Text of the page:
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Government agencies

Whilst not directly affiliated with sustainable energy, the Niue Climate Change Project (http://www.niueclimatechange.gov.nu/) is the responsible agency for Niue's obligations under the Clean Development Mechanism (CDM), and is also involved in climate change mitigation activities, capacity building measures for the populace in terms of energy conservation.

Installation and maintenance of the island's sustainable power generation infrastructure is the purview of the NPC.

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Energy procedure

In November 2009, the European Commission approved a plan to support the government of Niue's Renewable Energy and Energy Efficiency Programme with funding of €2.55 million. The initiative aims at assisting Niue to produce more of its electricity through renewable energy sources, thus reducing the country's dependency on imported fossil fuel products. The programme is financed by the 10th European Development Fund (EDF) and is a continuation of a 9th EDF initiative. New programme activities include the upgrade of the distribution network, the further installation of RE generation, and EE actions.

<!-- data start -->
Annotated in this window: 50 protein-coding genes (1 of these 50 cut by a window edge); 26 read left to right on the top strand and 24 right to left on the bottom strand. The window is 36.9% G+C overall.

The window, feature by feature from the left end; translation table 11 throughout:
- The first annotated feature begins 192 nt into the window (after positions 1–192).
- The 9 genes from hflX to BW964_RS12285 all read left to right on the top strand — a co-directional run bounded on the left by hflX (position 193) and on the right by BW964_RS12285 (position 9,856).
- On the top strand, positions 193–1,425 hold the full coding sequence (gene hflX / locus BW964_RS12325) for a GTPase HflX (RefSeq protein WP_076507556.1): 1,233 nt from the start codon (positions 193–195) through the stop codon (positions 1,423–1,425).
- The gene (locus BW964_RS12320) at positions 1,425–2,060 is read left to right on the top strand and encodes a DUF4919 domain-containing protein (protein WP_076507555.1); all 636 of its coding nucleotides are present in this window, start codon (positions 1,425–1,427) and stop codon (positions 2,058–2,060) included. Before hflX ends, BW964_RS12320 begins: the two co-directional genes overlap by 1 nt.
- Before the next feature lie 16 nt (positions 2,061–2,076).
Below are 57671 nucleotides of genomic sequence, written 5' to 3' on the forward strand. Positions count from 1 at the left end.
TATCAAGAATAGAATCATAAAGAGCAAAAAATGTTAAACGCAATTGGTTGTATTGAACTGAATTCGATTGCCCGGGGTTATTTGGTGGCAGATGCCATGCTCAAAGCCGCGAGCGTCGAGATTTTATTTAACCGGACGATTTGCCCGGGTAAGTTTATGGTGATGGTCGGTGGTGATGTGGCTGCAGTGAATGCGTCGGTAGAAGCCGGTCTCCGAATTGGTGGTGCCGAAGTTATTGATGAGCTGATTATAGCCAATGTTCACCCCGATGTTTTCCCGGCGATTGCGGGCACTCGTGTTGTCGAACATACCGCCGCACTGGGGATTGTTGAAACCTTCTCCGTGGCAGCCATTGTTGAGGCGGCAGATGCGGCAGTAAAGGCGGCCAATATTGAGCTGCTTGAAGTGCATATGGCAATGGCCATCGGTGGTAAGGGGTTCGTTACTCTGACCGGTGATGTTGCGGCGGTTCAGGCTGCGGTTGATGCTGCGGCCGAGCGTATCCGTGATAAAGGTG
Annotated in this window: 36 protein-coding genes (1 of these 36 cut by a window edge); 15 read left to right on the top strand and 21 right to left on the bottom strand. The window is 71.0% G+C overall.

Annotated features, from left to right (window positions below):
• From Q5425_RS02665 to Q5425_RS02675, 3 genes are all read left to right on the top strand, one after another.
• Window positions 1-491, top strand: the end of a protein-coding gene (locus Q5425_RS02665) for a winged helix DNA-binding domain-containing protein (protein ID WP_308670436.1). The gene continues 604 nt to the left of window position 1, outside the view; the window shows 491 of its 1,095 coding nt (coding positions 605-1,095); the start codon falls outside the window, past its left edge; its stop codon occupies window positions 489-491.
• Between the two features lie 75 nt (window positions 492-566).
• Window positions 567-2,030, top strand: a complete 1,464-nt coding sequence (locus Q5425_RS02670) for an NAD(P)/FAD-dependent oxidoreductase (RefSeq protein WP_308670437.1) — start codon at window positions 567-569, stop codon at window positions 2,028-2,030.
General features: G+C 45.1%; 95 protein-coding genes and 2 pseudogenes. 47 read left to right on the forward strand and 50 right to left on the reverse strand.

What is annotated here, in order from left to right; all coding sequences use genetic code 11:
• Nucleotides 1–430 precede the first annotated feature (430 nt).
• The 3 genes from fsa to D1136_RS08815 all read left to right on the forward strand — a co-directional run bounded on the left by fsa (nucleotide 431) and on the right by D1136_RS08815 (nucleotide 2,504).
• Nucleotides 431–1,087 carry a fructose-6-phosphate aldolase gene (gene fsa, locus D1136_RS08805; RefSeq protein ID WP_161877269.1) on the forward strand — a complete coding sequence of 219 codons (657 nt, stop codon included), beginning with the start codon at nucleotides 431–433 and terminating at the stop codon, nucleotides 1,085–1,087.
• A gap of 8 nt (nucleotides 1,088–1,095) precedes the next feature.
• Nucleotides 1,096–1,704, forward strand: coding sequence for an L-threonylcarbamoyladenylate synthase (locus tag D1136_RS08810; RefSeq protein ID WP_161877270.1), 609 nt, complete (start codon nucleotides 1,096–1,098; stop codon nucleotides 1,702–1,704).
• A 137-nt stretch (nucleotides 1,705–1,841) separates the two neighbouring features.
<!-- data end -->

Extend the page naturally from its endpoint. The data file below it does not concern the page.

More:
The Pacific Power Association (PPA) has received funds from the EU to conduct assessments of electricity grids in the region. As part of this project, the PPA will be conducting an assessment of the Niue grid, and this will provide a valuable source of information for Activity 1 of the EDF10 project. The PPA’s assessment will be reviewed and complemented if necessary with further work. The recommendations will be taken into account and implemented where possible.

The PIGGAREP is funded by the UNDP/GEF, and managed by the Secretariat of the Pacific Regional Environment Programme (SPREP). Niue has received confirmation that it can use its PIGGAREP allocation to co-finance pre-project studies, research and awareness for renewable energy activities. The budget is US$160,000. It is anticipated that PIGGAREP activities will start in 2010, and will complement the hardware installations under EDF9 and EDF10.